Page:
In his recent book, “The Venturesome Economy,” the Columbia University business professor Amar Bhidé offers a perspective on American innovation and prosperity that is remarkably optimistic, given the temper of the times. Among his data-driven findings: American consumers have long shown an “exceptional willingness” to buy, for instance, technology products before their utility is clear. Such “venturesome consumers” help spur companies and entrepreneurs to take the risks that lead to innovation because they know there is a market willing to take a roughly analogous risk that the next new thing will turn out to have been worth buying. “It isn’t even just a few leading-edge users,” Bhidé told me. “The venturesomeness is much more broad-based.”
Consumers seem risk-averse and hunkered down at the moment, and spending on the nonutilitarian is getting a bad reputation. But before you consign the venturesome consumer to the remainder bin of history, consider the surprisingly vibrant market for iPhone applications — the downloadable mini-programs that can be added to Apple’s famous mobile device. Many are free, but plenty are not, costing a dollar or two. (Apple takes a 30 percent cut of paid-application sales.) Functionality varies greatly as well, and it’s curious to note that one of the breakout hits has been a 99-cent item called iFart Mobile, from InfoMedia Inc. As you can pretty much deduce from the name, it enables your $200 to $300 mobile device to emit a variety of noises simulating flatulence. This 21st-century whoopee cushion hit No. 1 on the paid-application chart shortly before Christmas, stayed there for three weeks and remained in the Top 10 until mid-January. It has been purchased more than 350,000 times.
The obvious question, which could forgivably take the form of a plaintive howl, is why? Joel Comm, InfoMedia’s founder and a self-styled social-media guru with a book called “Twitter Power,” due out this month, gives some credit to what he calls his “direct publicity” to blogs, particularly TechCrunch. “That set it off,” he deadpanned. But he also says that the application’s success wasn’t just about marketing. “I would beg to differ on it being useless,” he replied to a perhaps-dismissive question. After suggesting that iFart might be used to prevent someone from stealing your phone or even to thwart a terrorist, he conceded that it’s simply a novelty — and noted that flatulence humor has many precedents. (“A man may break a word with you, sir; and words are but wind; ay, and break it in your face, so he break it not behind.” William Shakespeare, “The Comedy of Errors.”) And for a mere 99 cents, he argued, what venturesome consumer wouldn’t give it a try? Especially an American one. While the application has been sold in 60 countries, Americans have been the main customers.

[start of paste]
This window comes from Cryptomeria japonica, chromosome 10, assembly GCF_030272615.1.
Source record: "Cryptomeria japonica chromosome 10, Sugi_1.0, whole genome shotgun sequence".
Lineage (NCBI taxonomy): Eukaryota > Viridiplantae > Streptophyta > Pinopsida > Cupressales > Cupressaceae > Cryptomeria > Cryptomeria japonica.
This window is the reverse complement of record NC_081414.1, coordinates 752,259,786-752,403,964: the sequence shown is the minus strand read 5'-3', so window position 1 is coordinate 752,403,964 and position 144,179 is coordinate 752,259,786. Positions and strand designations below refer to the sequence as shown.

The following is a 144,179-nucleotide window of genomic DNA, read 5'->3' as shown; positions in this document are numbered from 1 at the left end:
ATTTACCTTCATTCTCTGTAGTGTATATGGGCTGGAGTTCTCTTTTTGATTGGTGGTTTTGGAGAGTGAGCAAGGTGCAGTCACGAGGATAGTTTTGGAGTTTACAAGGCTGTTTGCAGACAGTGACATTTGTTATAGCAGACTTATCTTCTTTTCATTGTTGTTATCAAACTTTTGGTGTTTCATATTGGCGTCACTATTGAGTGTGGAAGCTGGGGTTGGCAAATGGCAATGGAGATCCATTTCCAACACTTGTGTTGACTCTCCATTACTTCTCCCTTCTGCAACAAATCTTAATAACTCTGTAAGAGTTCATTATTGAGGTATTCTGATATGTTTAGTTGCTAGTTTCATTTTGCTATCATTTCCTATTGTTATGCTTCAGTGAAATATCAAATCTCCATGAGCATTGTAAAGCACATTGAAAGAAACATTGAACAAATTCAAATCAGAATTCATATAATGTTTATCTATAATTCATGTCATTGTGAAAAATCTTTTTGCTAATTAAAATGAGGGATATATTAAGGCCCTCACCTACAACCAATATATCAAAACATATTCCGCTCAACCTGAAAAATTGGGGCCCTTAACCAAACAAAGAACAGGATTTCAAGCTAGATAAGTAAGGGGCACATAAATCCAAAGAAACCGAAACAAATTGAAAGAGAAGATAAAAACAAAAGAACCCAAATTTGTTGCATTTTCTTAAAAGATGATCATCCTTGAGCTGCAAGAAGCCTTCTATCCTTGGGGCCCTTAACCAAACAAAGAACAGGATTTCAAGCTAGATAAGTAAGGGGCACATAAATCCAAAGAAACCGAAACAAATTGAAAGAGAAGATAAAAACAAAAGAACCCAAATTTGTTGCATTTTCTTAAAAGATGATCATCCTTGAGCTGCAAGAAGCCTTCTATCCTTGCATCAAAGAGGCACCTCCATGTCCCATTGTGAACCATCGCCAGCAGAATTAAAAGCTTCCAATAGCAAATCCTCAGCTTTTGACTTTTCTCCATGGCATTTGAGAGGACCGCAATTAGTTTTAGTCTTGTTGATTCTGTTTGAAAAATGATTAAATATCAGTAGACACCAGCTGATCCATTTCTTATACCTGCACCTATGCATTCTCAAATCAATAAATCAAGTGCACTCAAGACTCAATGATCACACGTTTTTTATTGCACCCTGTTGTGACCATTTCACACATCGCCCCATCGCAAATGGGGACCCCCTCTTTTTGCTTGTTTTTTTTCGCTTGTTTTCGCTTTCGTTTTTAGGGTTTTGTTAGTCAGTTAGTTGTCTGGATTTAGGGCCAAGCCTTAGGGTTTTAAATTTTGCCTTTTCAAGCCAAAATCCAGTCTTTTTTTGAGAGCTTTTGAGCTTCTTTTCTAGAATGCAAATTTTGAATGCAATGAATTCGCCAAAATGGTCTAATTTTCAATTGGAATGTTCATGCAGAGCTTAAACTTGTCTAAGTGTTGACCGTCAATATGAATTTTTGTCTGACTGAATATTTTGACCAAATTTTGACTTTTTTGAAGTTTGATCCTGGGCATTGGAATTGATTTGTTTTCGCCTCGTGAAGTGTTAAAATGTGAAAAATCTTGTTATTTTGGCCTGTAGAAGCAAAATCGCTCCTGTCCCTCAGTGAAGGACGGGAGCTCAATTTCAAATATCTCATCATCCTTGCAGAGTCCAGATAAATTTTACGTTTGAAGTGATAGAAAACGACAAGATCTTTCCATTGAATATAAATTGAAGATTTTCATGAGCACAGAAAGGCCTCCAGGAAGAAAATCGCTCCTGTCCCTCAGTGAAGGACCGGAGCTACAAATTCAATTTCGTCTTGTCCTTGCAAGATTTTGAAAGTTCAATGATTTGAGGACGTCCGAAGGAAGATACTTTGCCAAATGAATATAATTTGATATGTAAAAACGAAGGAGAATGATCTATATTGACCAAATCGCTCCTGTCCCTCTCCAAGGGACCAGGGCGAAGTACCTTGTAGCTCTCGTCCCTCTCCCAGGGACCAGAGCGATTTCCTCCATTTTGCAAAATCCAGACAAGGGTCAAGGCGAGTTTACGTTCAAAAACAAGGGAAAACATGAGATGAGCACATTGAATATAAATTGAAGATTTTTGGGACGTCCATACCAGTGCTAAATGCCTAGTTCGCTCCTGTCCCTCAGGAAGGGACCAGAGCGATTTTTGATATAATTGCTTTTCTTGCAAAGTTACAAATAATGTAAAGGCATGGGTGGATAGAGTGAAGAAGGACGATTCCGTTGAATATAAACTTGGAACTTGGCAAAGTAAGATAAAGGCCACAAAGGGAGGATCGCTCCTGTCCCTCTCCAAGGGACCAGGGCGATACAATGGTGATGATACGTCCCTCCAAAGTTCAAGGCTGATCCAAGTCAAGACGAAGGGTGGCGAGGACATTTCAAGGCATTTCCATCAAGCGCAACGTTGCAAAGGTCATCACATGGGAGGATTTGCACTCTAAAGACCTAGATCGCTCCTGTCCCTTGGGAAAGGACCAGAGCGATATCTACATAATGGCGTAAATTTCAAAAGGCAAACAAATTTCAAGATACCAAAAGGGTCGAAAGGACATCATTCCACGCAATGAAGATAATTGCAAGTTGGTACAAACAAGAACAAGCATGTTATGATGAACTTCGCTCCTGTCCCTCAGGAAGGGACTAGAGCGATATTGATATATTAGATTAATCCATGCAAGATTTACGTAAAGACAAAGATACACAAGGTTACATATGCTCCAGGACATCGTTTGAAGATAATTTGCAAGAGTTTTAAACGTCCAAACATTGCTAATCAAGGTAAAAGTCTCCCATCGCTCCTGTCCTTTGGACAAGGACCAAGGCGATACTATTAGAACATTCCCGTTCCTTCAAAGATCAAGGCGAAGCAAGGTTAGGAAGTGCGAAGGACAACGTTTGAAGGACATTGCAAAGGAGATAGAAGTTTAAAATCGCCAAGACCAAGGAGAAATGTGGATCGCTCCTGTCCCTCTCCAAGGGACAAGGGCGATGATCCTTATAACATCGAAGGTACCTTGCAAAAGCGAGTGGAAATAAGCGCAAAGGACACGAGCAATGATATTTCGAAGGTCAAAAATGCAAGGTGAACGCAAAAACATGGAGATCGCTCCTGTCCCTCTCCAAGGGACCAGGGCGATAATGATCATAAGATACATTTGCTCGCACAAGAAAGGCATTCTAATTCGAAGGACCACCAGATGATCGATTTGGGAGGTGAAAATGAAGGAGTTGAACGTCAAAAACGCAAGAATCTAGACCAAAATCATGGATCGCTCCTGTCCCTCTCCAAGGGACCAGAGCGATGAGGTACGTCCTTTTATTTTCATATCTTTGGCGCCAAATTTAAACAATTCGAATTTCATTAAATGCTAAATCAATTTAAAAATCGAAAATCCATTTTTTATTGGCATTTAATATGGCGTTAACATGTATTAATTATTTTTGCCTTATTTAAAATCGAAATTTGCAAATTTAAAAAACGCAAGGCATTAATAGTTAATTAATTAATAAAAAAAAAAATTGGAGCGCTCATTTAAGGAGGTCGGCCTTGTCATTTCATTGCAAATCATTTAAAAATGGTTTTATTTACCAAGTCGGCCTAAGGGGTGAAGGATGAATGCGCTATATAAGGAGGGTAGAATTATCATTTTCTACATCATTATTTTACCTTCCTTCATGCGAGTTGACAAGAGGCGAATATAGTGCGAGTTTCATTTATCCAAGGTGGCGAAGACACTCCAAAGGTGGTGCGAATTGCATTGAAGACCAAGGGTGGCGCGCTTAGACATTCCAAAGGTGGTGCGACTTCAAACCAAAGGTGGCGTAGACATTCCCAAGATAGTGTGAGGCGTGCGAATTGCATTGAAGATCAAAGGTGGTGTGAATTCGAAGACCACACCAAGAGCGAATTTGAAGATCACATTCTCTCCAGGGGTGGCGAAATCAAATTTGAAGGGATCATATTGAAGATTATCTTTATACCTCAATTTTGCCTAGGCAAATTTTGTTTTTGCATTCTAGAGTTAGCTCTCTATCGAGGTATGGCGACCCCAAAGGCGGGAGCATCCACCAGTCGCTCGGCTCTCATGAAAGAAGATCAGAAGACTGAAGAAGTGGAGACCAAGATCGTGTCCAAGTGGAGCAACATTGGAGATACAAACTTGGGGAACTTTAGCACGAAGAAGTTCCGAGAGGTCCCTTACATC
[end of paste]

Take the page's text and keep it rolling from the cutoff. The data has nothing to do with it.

This brings us back to Bhidé — whom I probably owe a public apology for dragging his serious research into this particular context. But Apple’s application story is on some level an extraordinary illustration of the willingness of consumers to give new things a whirl. The iPhone itself made its debut in the United States, where people stood in line to buy a product purely on faith that it would prove to be cool, useful or both. The application store didn’t exist back then, but it has since become one of the iPhone’s great attractions: Apple recently announced that there have been more than 500 million downloads of the more than 15,000 applications that have been made available since last summer. Some — like applications that turn the phone into a voice recorder — clearly add functionality. Many are games. But more than a few seem utterly utility-free: Another big seller, Koi Pond, simply makes your screen look like a watery, fish-filled environment.
Of course, utility is ultimately determined by consumers. Bhidé says Americans have always displayed venturesomeness and, even in grim economic stretches — like the early 1980s, when personal computers took off — have been motivated both by potential productivity enhancers and by entertainment. Clearly applications offer both rationales. And the combination of low prices and easy accessibility makes them a logical outlet in a fearful economy. “Even in bad times, people are looking for something to improve their lives,” Bhidé said. “If it isn’t the $400,000 house, it’s going to be something else.” And if that something happens to seem pretty dubious, or even flat-out dumb — well, perhaps that’s venturesomeness for you.
This essay was originally published in The New York Times Magazine, January 28, 2009.